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115 more job losses at Aurizon signals end of era

DEATH KNELL: Aurizon workers at the Redbank workshops are dwindling with another 115 redundancies in June reducing numbers to just 120.
DEATH KNELL: Aurizon workers at the Redbank workshops are dwindling with another 115 redundancies in June reducing numbers to just 120.

A SAD end looms for the old Redbank Railway Workshops with a further 115 Aurizon staff made redundant in June.

Australian Manufacturing Workers Union organiser Steve Franklin said the staffing levels had fallen from 1000 two years ago, down to just over 100, following 880 job losses.

The freight rail operator announced in May of last year of its plans "to reduce existing capacity across the two workshops in Townsville and Redbank because it exceeds current and forecast maintenance demand for freight operations by Aurizon".

That decision, the company said, would see "a small reduction in roles by June 2014; a further reduction by June 2015 with the expiry of the passenger contract performed for Queensland Rail; and then a progressive wind down of activities through to June 2017, when it is proposed the workshop will close."

An Aurizon spokesperson told the QT the recent redundancies were "a result of the expiry in June 2015 of passenger-related contracts that Aurizon had performed for Queensland Rail".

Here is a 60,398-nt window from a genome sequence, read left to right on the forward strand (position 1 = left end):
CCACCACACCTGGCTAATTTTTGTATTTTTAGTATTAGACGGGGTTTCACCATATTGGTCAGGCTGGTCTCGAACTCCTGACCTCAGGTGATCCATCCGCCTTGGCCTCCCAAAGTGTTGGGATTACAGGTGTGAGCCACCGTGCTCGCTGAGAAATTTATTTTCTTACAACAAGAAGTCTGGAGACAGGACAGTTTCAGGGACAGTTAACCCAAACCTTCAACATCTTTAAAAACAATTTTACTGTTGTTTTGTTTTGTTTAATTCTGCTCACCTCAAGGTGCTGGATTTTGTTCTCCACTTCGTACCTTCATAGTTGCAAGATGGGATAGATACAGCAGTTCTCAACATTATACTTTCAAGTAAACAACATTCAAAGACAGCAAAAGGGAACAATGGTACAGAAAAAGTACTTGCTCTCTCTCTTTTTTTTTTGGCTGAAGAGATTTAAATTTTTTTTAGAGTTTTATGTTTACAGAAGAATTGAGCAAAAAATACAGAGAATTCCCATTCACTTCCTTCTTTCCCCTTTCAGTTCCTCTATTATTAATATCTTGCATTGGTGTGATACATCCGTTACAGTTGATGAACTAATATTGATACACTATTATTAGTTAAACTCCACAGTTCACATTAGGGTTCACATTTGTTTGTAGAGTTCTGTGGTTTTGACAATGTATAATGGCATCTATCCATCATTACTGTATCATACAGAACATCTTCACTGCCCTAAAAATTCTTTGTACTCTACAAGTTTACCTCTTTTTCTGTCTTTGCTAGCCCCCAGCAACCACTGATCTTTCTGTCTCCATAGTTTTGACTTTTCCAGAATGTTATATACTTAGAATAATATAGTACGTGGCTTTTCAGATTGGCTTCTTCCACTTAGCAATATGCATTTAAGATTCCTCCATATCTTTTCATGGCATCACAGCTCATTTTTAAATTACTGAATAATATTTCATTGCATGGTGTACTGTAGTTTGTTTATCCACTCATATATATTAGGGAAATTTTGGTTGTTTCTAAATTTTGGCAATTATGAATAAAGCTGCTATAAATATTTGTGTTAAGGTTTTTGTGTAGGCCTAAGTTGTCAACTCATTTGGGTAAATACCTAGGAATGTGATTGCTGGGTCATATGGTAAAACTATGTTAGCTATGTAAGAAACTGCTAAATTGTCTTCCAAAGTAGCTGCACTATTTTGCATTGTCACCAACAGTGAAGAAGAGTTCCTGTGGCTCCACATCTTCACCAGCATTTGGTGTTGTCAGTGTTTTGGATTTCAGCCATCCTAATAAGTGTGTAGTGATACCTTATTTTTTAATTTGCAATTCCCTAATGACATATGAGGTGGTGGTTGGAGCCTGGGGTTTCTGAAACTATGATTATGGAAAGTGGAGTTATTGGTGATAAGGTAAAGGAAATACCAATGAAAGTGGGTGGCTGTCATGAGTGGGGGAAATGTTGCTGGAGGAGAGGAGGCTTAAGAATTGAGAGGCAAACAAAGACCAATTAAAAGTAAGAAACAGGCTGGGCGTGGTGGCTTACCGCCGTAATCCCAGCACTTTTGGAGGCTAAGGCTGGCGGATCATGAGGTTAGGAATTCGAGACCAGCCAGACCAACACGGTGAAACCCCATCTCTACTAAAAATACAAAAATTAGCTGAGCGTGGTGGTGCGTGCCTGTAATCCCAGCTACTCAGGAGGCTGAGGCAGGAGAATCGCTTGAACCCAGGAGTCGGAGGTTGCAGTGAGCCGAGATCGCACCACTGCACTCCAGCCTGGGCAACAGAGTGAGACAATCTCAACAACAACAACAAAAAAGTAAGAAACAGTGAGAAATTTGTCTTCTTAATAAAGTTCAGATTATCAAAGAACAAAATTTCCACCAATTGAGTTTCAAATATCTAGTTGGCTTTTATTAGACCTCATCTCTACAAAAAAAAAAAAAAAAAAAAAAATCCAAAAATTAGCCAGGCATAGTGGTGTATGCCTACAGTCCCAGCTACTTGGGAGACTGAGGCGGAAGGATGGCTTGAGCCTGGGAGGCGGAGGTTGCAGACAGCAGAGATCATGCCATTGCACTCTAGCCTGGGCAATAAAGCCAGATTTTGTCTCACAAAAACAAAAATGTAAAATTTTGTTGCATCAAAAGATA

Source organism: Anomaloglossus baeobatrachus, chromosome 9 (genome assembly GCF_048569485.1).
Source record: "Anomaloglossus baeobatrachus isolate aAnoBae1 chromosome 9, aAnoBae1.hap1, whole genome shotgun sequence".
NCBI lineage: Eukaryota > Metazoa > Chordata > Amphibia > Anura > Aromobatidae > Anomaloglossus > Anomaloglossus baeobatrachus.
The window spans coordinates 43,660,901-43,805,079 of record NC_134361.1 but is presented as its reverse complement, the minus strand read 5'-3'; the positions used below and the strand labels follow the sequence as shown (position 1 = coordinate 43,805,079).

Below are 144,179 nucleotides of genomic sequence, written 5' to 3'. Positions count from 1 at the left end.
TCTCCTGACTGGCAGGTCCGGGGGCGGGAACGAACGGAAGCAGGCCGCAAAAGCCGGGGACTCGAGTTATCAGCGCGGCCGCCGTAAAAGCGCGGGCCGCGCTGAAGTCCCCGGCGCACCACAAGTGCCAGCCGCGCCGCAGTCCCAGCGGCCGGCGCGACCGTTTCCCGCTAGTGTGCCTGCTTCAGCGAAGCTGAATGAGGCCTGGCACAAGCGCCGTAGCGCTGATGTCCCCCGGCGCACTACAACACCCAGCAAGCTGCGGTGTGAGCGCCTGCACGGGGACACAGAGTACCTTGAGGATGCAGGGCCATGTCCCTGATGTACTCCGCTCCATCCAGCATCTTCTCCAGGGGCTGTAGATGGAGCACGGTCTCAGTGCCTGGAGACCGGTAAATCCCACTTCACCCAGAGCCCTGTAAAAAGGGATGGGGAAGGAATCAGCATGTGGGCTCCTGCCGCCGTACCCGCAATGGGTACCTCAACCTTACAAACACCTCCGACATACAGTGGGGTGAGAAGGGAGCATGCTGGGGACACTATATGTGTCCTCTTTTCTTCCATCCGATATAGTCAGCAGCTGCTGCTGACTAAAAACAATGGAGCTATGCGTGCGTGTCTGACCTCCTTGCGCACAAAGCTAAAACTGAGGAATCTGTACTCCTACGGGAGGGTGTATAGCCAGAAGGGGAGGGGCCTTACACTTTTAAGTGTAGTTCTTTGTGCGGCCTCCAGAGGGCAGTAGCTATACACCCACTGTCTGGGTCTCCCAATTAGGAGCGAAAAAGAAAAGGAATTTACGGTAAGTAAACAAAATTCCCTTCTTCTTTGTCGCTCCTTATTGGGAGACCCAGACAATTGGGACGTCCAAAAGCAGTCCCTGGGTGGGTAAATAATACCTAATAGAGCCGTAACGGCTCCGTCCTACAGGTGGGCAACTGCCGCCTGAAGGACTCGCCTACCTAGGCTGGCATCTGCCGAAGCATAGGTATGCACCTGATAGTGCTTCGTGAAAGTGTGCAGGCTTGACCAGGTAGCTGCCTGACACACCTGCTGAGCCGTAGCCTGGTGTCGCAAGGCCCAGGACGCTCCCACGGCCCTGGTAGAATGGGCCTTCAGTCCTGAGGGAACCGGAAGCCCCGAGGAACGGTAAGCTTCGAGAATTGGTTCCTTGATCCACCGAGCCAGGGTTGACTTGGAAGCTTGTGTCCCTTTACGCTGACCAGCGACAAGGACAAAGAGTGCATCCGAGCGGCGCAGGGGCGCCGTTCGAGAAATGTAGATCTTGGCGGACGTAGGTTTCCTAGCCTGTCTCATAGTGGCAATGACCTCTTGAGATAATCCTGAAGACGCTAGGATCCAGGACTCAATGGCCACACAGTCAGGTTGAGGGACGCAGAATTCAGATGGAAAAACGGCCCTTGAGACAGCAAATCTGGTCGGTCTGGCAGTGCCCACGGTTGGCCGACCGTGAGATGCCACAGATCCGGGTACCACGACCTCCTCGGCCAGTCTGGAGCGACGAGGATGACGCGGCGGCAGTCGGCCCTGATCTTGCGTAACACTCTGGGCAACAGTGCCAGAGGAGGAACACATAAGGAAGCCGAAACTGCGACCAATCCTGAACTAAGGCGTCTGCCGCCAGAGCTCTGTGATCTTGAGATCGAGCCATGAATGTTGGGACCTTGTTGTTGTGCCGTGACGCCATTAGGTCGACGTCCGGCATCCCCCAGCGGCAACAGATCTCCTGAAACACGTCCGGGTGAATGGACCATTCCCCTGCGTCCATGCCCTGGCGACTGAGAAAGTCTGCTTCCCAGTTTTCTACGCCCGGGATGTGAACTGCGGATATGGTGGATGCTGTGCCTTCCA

"Approximately 130 employees left in June," the spokesperson said.

"This included nine employees who were deployed to other roles in the company and six fixed-term employees.

"The remainder of employees received redundancy packages."

The spokesperson said around 120 employees remained at the Redbank site.

Mr Franklin said the further loss of jobs was "a further blow to local manufacturing in Ipswich".

"All the workplace agreements in Aurizon were squashed by the Fair Work Commission and people were moved more or less back onto the award," Mr Franklin said

"There is an ongoing appeal process. The redundancies are all in line with the closure of the shop but I suspect it has been brought forward."

Blair MP Shayne Neumann said the former State Labor Government's decision to privatise rail assets was coming back to haunt Ipswich.

"It cost them the election (in 2012) and the consequences of this was that it cost people jobs and was devastating for our local community," he said.

"It was a terrible political error of judgment which had severe ramifications for the local economy and livelihoods of people in our region."

The Aurizon spokesperson said the company "actively seeks redeployment for affected employees" and "re-skilling, re-training and job seeking support to assist with career transition."

 

Topics:  aurizon, employment, job cuts




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